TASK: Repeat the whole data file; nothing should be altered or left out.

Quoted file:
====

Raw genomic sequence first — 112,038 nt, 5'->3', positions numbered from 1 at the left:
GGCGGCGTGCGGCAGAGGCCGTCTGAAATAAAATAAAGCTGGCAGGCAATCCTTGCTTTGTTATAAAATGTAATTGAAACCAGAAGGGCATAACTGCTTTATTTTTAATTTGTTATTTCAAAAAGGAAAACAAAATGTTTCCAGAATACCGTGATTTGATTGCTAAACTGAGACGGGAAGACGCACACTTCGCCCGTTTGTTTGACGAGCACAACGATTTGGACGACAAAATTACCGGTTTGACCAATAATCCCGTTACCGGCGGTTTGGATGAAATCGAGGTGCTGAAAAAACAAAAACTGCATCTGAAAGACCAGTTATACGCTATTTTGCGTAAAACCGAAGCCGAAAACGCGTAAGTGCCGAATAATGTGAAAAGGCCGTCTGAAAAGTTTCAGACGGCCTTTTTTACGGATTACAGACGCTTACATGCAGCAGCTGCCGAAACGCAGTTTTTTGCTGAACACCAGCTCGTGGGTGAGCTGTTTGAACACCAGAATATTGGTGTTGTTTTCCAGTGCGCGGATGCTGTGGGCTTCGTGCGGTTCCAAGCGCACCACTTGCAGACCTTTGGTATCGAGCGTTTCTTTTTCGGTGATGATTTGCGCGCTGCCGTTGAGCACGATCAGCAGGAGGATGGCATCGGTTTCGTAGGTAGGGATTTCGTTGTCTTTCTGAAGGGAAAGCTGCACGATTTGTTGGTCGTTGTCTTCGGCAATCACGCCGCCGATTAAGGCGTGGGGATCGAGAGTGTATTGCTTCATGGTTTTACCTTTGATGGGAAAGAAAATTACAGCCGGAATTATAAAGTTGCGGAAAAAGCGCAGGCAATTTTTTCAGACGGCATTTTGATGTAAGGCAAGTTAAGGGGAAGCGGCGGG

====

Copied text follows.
Raw genomic sequence first — 112,038 nt, 5'->3', positions numbered from 1 at the left:
GGCGGCGTGCGGCAGAGGCCGTCTGAAATAAAATAAAGCTGGCAGGCAATCCTTGCTTTGTTATAAAATGTAATTGAAACCAGAAGGGCATAACTGCTTTATTTTTAATTTGTTATTTCAAAAAGGAAAACAAAATGTTTCCAGAATACCGTGATTTGATTGCTAAACTGAGACGGGAAGACGCACACTTCGCCCGTTTGTTTGACGAGCACAACGATTTGGACGACAAAATTACCGGTTTGACCAATAATCCCGTTACCGGCGGTTTGGATGAAATCGAGGTGCTGAAAAAACAAAAACTGCATCTGAAAGACCAGTTATACGCTATTTTGCGTAAAACCGAAGCCGAAAACGCGTAAGTGCCGAATAATGTGAAAAGGCCGTCTGAAAAGTTTCAGACGGCCTTTTTTACGGATTACAGACGCTTACATGCAGCAGCTGCCGAAACGCAGTTTTTTGCTGAACACCAGCTCGTGGGTGAGCTGTTTGAACACCAGAATATTGGTGTTGTTTTCCAGTGCGCGGATGCTGTGGGCTTCGTGCGGTTCCAAGCGCACCACTTGCAGACCTTTGGTATCGAGCGTTTCTTTTTCGGTGATGATTTGCGCGCTGCCGTTGAGCACGATCAGCAGGAGGATGGCATCGGTTTCGTAGGTAGGGATTTCGTTGTCTTTCTGAAGGGAAAGCTGCACGATTTGTTGGTCGTTGTCTTCGGCAATCACGCCGCCGATTAAGGCGTGGGGATCGAGAGTGTATTGCTTCATGGTTTTACCTTTGATGGGAAAGAAAATTACAGCCGGAATTATAAAGTTGCGGAAAAAGCGCAGGCAATTTTTTCAGACGGCATTTTGATGTAAGGCAAGTTAAGGGGAAGCGGCGGG